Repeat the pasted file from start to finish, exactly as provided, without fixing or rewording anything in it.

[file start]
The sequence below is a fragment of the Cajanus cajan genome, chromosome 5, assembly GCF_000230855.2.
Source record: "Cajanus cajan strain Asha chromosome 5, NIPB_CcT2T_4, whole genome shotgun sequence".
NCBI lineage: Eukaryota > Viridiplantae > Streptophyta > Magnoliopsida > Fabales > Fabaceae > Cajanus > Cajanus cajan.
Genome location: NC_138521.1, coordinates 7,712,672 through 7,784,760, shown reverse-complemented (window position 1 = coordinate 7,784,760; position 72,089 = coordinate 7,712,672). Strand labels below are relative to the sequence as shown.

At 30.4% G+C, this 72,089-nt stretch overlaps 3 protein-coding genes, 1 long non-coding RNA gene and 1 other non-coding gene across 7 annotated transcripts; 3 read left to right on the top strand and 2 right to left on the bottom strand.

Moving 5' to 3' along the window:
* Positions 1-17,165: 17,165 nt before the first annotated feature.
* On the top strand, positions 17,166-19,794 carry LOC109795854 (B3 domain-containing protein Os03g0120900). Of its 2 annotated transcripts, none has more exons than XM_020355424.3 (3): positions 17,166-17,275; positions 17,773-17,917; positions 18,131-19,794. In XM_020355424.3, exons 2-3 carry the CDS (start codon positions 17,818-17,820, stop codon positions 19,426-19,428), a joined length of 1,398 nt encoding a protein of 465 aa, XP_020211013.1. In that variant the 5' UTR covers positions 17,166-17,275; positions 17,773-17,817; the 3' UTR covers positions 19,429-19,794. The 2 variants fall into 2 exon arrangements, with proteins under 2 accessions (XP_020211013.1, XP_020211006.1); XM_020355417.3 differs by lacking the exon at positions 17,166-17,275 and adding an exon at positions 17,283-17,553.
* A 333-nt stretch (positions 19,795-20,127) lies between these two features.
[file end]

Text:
The sequence below is a fragment of the Cajanus cajan genome, chromosome 5, assembly GCF_000230855.2.
Source record: "Cajanus cajan strain Asha chromosome 5, NIPB_CcT2T_4, whole genome shotgun sequence".
NCBI lineage: Eukaryota > Viridiplantae > Streptophyta > Magnoliopsida > Fabales > Fabaceae > Cajanus > Cajanus cajan.
Genome location: NC_138521.1, coordinates 7,712,672 through 7,784,760, shown reverse-complemented (window position 1 = coordinate 7,784,760; position 72,089 = coordinate 7,712,672). Strand labels below are relative to the sequence as shown.

At 30.4% G+C, this 72,089-nt stretch overlaps 3 protein-coding genes, 1 long non-coding RNA gene and 1 other non-coding gene across 7 annotated transcripts; 3 read left to right on the top strand and 2 right to left on the bottom strand.

Moving 5' to 3' along the window:
* Positions 1-17,165: 17,165 nt before the first annotated feature.
* On the top strand, positions 17,166-19,794 carry LOC109795854 (B3 domain-containing protein Os03g0120900). Of its 2 annotated transcripts, none has more exons than XM_020355424.3 (3): positions 17,166-17,275; positions 17,773-17,917; positions 18,131-19,794. In XM_020355424.3, exons 2-3 carry the CDS (start codon positions 17,818-17,820, stop codon positions 19,426-19,428), a joined length of 1,398 nt encoding a protein of 465 aa, XP_020211013.1. In that variant the 5' UTR covers positions 17,166-17,275; positions 17,773-17,817; the 3' UTR covers positions 19,429-19,794. The 2 variants fall into 2 exon arrangements, with proteins under 2 accessions (XP_020211013.1, XP_020211006.1); XM_020355417.3 differs by lacking the exon at positions 17,166-17,275 and adding an exon at positions 17,283-17,553.
* A 333-nt stretch (positions 19,795-20,127) lies between these two features.